Considering Matthew Shepard. In 1998, Matthew Shepard, a young, gay college student, was kidnapped, beaten, tied to a fence and left to die in Wyoming. When he died, the world noticed, and composer Craig Hella Johnson took note. This Grammy-nominated three-part oratio combines spoken word, cowboy songs, American hymns and popular songs, spirituals, jazz and more to tell this powerful, at times overwhelming, and even sometimes hopeful tale. UA Presents is putting on the show. 7:30 p.m. on Tuesday, April 16. Centennial Hall, 1020 E. University Blvd. $19 to $50.
International Wildlife Museum Eggstravaganza. We'll just say it: An eggstravaganza is an eggstravaganza, no matter which way you crack the egg. So, yeah, this eggstravaganza is a lot like the last one: There are crafts, games with prizes, plenty of candy, an Easter egg hunt and an appearance by the Easter Bunny. It just depends on which works best with your sch-egg-ule. Everything is included with museum admission. 10 a.m. to noon. Saturday, April 13. International Wildlife Museum, 4800 W. Gates Pass Road. $10 adults, $7 senior/military, $5 kids 4 to 12, free for kids 3 and under and for museum members.
Celebrate Oro Valley. The Oro Valley Farmer's Market is at Steam Pump Ranch every Saturday, and before the weather gets too hot, they're still having events like tours of the Pusch House Ranch and live music. This week is Celebrate Oro Valley, featuring the music of artists like David Rychener, Cochise County All-Stars, the Hot Lizards and more. PLUS, photo and art shows, a petting zoo, an antique fair, crafts for kids, hands-on archaeology and tons more activities hosted by local organizations. 9 a.m. to 2 p.m. Saturday, April 13. Steam Pump Ranch, 10901 N. Oracle Road. Free.
Home and Garden
SAHBA Home & Patio Show. It's here! Or should we say "they're here?" Because more than 300 exhibitors are coming to town. You want a new spa? Come and get it. How about products and inspiration for how to remodel your kitchen, bathroom, bedroom or outdoor landscape? Oh yeah. Fancy household gadgets with demonstrations you will be unable to tear yourself away from? You bet. There's even face painting on Saturday for the kids! 10 a.m. to 6 p.m. Friday, April 12 and Saturday, April 13. 10 a.m. to 5 p.m. on Sunday, April 14. Tucson Convention Center, 260 S. Church Ave. $8 GA, free for kids 12 and under. Military discounts every day and half-price admission for seniors 50+ on Friday. Visit sahbahomeshow.com for a $2 coupon. Free parking.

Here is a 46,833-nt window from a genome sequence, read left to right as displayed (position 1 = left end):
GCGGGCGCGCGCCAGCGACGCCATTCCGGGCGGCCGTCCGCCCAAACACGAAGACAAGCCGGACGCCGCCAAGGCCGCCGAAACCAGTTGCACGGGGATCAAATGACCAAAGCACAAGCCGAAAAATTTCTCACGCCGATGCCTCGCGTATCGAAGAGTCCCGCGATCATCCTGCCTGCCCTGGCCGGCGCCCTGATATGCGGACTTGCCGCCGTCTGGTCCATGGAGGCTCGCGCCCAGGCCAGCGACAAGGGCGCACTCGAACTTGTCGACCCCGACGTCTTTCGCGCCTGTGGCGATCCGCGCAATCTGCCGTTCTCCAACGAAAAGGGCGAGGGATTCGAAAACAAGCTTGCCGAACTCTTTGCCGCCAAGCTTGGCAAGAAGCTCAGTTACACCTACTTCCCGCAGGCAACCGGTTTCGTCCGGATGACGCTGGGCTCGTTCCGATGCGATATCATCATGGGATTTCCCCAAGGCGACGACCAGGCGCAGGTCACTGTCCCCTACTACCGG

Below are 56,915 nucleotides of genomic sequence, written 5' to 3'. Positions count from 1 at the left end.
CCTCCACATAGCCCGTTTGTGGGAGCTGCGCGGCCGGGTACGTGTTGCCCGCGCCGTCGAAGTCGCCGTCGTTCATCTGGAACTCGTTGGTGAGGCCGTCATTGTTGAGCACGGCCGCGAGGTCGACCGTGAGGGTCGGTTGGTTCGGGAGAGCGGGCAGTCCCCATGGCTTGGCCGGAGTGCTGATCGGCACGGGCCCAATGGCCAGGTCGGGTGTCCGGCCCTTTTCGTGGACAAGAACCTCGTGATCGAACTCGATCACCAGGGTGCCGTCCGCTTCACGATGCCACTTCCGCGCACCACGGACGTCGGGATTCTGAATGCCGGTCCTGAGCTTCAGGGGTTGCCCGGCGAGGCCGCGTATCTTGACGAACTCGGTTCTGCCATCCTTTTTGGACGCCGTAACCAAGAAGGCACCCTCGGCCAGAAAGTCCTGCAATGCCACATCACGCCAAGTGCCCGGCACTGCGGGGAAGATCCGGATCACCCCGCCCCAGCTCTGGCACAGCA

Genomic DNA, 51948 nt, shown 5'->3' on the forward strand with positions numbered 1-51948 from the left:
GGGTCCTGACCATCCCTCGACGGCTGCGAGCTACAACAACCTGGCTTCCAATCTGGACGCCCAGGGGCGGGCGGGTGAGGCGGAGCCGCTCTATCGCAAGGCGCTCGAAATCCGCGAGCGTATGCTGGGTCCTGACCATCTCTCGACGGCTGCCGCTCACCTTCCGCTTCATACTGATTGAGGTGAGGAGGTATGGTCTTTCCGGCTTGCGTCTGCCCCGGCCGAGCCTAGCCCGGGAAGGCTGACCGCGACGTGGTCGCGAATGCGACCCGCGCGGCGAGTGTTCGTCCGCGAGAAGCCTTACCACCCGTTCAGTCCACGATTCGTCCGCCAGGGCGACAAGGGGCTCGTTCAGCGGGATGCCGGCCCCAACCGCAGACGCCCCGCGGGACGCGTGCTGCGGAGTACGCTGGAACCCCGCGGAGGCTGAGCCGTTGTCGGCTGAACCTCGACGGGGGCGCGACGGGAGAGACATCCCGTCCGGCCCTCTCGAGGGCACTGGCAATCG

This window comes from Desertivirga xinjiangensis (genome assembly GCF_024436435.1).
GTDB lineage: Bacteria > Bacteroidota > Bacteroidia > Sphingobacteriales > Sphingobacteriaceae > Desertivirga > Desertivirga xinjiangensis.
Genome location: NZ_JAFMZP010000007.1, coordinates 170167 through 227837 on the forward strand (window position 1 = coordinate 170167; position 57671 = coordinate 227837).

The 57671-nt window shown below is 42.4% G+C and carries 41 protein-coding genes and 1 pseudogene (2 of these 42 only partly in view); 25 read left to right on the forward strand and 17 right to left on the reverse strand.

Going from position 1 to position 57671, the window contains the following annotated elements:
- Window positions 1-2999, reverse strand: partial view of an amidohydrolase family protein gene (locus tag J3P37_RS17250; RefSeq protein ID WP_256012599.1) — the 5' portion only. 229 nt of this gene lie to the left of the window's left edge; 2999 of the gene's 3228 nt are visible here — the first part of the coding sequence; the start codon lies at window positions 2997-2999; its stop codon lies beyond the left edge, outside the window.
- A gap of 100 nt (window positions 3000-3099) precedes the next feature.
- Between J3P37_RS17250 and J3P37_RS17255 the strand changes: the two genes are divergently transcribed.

20th Annual Master Gardener Home Tour. Springtime is the perfect time to take a tour of four of the most beautiful and creative gardens in Tucson, grown and maintained by the Pima County Master Gardeners. And 2019 is the perfect time for the theme of the garden tour to be "water wise," so you can learn about the best way to collect rainwater, get some xeriscaping started and select native and desert adapted plants to help conserve one of our most precious resources. The Demonstration Gardens at the UA's Cooperative Extension Service will also be open for touring at 4210 N. Campbell Ave. 9 a.m. to 3 p.m. Saturday, April 13. $15 to $20. Four locations listed at extension.arizona.edu.
Art & Learning
HoTArt. Heart of Tucson Art is an artist-organized, artist-run tour of studios all over the city. It's your chance to wander around town seeing works by artists like Angela Red Heart Woman Flanagan, who was given the name Red Heart Woman when she was culturally adopted by a Lakota/O'odham family, and who makes paper mâché art (3054 N. First Ave.) or Catherine Pearson, who says she uses photography to better understand reality (3935 N. Country Club Road). Not to mention mosaics, ceramics, metalsmithing, jewelry, paintings, drawings and fiber art galore. The tour is 10 a.m. to 4 p.m. on Saturday, April 13, and Sunday, April 14. See heartoftucsonart.org for more info on gallery locations.